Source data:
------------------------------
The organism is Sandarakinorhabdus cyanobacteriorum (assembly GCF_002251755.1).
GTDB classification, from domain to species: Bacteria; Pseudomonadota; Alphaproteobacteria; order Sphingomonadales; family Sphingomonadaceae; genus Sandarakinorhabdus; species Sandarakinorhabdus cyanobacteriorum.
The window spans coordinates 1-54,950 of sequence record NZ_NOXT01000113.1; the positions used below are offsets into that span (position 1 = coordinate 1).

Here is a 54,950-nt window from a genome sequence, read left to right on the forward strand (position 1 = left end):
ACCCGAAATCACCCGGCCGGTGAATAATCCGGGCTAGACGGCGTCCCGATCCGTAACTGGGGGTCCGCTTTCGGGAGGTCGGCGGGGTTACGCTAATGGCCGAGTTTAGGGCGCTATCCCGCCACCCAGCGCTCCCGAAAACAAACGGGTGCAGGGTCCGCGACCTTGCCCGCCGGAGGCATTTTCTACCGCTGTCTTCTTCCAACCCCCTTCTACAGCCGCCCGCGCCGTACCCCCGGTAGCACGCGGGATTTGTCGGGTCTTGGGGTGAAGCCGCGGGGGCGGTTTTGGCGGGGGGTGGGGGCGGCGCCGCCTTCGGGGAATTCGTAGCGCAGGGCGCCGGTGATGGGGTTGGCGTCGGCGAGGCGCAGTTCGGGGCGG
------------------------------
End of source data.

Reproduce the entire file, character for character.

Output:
The organism is Sandarakinorhabdus cyanobacteriorum (assembly GCF_002251755.1).
GTDB classification, from domain to species: Bacteria; Pseudomonadota; Alphaproteobacteria; order Sphingomonadales; family Sphingomonadaceae; genus Sandarakinorhabdus; species Sandarakinorhabdus cyanobacteriorum.
The window spans coordinates 1-54,950 of sequence record NZ_NOXT01000113.1; the positions used below are offsets into that span (position 1 = coordinate 1).

Here is a 54,950-nt window from a genome sequence, read left to right on the forward strand (position 1 = left end):
ACCCGAAATCACCCGGCCGGTGAATAATCCGGGCTAGACGGCGTCCCGATCCGTAACTGGGGGTCCGCTTTCGGGAGGTCGGCGGGGTTACGCTAATGGCCGAGTTTAGGGCGCTATCCCGCCACCCAGCGCTCCCGAAAACAAACGGGTGCAGGGTCCGCGACCTTGCCCGCCGGAGGCATTTTCTACCGCTGTCTTCTTCCAACCCCCTTCTACAGCCGCCCGCGCCGTACCCCCGGTAGCACGCGGGATTTGTCGGGTCTTGGGGTGAAGCCGCGGGGGCGGTTTTGGCGGGGGGTGGGGGCGGCGCCGCCTTCGGGGAATTCGTAGCGCAGGGCGCCGGTGATGGGGTTGGCGTCGGCGAGGCGCAGTTCGGGGCGG